Since our pets can’t talk to us when they aren’t feeling well, it’s up to the owner to recognize the signs a pet is showing when something is wrong. And the sooner an owner can recognize there is a problem the sooner the pet can be treated, which may help prevent a mild problem from becoming a serious one.
Here is my list of simple things that all pet owners should be able to recognize and should check their pet for on a regular basis.
Increased thirst and urination
This is the most common sign of metabolic diseases such as diabetes, adrenal gland disease, or kidney disease. Any pet that is drinking and urinating more than normal should have a urinalysis and blood panel.
Many pets are overweight or obese which is very unhealthy and leads to all sorts of medical problems and ultimately shortening the pet’s life. Some pets with a rapid weight gain may be suffering from a metabolic disease such as hypothyroidism or adrenal gland disorders and should be examined and have the proper diagnostic blood tests performed.
This is a significant sign that owners should watch for. Common causes include malnutrition, parasites, cancer and hyperthyroidism in cats.
Change in appetite
This may be coupled with weight gain or loss. Cats that have an increased appetite but are losing weight need to be tested for hyperthyroidism. Animals that have a decreased appetite coupled with lethargy, diarrhea, and/or vomiting need immediate attention.
Can your animal pee? Sounds like a silly question, but when was the last time you observed your animal urinating? Owners that walk their dog daily are able to, but cat owners and people who have outdoor dogs may not recognize that there is a problem until it has gone on for several days and the pet is really sick.
Male cats and dogs (esp. Dalmatians) may become blocked by stones and become unable to urinate. Cats may sit in the litter box for long periods of time and dogs may go about the yard lifting their leg multiple times or squatting with only a dribble of urine coming out. These signs may indicate a life-threatening emergency and require immediate attention.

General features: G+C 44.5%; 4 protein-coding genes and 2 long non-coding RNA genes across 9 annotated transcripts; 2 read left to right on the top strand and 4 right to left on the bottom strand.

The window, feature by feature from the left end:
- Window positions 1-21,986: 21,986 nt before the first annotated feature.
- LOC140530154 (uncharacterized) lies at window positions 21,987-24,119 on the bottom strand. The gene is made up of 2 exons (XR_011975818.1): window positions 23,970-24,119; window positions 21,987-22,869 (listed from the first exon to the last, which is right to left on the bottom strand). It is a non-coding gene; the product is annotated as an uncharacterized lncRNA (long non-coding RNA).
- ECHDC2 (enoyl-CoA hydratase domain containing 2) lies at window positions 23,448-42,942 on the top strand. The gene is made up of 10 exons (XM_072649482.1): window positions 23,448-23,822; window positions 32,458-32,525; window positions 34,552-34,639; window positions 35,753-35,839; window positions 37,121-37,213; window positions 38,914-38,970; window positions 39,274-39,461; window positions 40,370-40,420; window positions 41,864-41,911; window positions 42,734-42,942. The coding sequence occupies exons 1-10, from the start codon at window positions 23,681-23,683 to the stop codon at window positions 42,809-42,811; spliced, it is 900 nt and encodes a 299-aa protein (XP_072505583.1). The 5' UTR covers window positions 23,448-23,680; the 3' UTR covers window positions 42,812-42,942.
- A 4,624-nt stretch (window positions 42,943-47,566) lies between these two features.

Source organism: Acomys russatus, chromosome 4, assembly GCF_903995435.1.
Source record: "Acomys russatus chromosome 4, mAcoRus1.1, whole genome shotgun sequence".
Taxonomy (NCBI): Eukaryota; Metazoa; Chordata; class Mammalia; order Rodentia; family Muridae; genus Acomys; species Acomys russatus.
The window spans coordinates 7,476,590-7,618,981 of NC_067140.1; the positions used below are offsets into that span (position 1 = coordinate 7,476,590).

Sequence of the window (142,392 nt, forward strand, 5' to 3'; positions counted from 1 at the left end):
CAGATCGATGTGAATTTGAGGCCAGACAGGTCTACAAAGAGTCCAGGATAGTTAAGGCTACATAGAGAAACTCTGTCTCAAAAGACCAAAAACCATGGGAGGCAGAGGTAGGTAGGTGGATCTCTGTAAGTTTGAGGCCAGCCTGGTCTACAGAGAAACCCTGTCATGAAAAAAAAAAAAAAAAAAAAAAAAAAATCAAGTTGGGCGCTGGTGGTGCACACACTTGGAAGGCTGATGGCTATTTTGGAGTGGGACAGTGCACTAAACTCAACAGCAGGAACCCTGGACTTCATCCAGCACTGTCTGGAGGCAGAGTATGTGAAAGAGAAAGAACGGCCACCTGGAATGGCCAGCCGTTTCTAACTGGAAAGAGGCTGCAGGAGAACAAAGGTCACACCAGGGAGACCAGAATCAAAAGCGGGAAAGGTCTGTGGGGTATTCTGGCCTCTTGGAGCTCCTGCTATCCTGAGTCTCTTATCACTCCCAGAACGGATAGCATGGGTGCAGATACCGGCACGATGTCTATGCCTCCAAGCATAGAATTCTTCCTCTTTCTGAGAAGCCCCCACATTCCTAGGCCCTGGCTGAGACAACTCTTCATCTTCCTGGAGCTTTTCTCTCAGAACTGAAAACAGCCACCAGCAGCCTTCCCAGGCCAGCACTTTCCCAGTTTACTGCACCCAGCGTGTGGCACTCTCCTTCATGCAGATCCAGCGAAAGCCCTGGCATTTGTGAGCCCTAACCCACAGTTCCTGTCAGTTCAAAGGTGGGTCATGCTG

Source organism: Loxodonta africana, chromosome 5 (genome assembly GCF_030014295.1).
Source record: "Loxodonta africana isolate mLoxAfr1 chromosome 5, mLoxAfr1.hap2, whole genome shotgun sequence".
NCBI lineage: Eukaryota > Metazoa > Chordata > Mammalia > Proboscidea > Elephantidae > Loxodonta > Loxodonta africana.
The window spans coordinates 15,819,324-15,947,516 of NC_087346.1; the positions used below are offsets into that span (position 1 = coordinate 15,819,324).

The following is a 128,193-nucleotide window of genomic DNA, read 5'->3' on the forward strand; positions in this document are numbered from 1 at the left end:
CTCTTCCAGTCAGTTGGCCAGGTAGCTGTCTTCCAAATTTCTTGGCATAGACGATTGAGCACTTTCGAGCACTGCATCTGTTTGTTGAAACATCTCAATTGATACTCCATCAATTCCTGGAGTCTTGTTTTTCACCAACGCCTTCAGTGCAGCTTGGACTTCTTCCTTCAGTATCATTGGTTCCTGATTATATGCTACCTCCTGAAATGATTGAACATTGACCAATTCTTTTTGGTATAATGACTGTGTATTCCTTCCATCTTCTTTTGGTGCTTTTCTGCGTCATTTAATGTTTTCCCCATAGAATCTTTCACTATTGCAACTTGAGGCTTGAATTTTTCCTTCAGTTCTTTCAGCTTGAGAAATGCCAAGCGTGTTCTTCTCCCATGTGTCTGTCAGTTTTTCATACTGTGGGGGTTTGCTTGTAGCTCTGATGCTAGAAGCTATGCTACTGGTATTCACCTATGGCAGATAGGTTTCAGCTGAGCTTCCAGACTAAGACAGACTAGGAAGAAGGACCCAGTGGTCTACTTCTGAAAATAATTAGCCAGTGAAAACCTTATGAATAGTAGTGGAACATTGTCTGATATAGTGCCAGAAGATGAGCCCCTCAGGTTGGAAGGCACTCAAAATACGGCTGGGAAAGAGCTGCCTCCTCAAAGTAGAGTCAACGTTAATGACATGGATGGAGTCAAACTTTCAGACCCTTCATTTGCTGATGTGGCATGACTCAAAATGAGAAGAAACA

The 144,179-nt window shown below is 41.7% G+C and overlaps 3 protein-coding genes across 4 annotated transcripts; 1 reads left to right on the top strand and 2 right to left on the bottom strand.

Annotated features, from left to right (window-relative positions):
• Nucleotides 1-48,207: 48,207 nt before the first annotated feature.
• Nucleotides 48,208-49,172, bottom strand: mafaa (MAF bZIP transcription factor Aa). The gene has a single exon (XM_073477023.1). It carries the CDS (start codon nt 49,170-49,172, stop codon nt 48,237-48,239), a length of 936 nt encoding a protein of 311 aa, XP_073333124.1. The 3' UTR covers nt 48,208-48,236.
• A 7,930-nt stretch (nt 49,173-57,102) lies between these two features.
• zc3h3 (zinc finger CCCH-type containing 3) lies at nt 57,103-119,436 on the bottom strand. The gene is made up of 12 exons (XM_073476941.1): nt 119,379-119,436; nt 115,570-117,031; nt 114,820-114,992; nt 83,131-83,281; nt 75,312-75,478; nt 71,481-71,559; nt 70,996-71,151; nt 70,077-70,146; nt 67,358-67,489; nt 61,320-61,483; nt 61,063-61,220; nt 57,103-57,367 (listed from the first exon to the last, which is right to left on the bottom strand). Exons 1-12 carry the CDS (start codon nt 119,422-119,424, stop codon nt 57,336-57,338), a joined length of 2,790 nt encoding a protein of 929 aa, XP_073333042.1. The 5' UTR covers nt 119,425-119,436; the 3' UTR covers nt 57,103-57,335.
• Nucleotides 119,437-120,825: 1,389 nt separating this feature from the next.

Increased attempts to urinate, straining, urinating in the house or outside of the litter-box or blood in the urine all signify that there is a problem. Owners should frequently monitor their pet’s urination so that they will know right away if there is a problem.
As with urination, many owners don’t observe their pet when it’s defecating and have no idea of the status of their animal’s stool or defecation habits. Stools can be soft, watery, hard, bloody or have worms or mucus in it. The pet may also be straining (or unable) to defecate. And it could be days before it’s noticed if the pet is let out unsupervised in the yard. Cats frequently develop chronic constipation and may not have a bowel movement for days, which can become a serious problem.
Again, owners should frequently monitor their pet’s defecation habits so as to recognize when there is a problem as early as possible.
Scooting or licking at the rear end
Dogs and cats have anal sacs, a pair of “glands” at the 4 o’clock and 8 o’clock positions in the anal wall. These glands produce a thin, smelly secretion that is normally emptied when the pet defecates. Some animals may overproduce the secretion and “express” them resulting in a foul, “musky” odor in the house. The sacs can also become infected, blocked or abscessed. The typical sign that there is an anal sac problem is that the animal drags its butt across the floor in an attempt to itch itself. Some animals will also lick at their anal area too.
Have you checked your pet’s toenails lately? You can seen nails grow so long that they curl around and pierce the pad and cause an infection. Long toenails can also splay the toes out making it difficult and painful for the animal to walk. Long nails are also more likely to get caught on something and ripped out or broken off. Some animals need to have their toenails trimmed on a regular basis and if the owner is reluctant to do it the pet should be taken to a veterinarian or groomer as needed.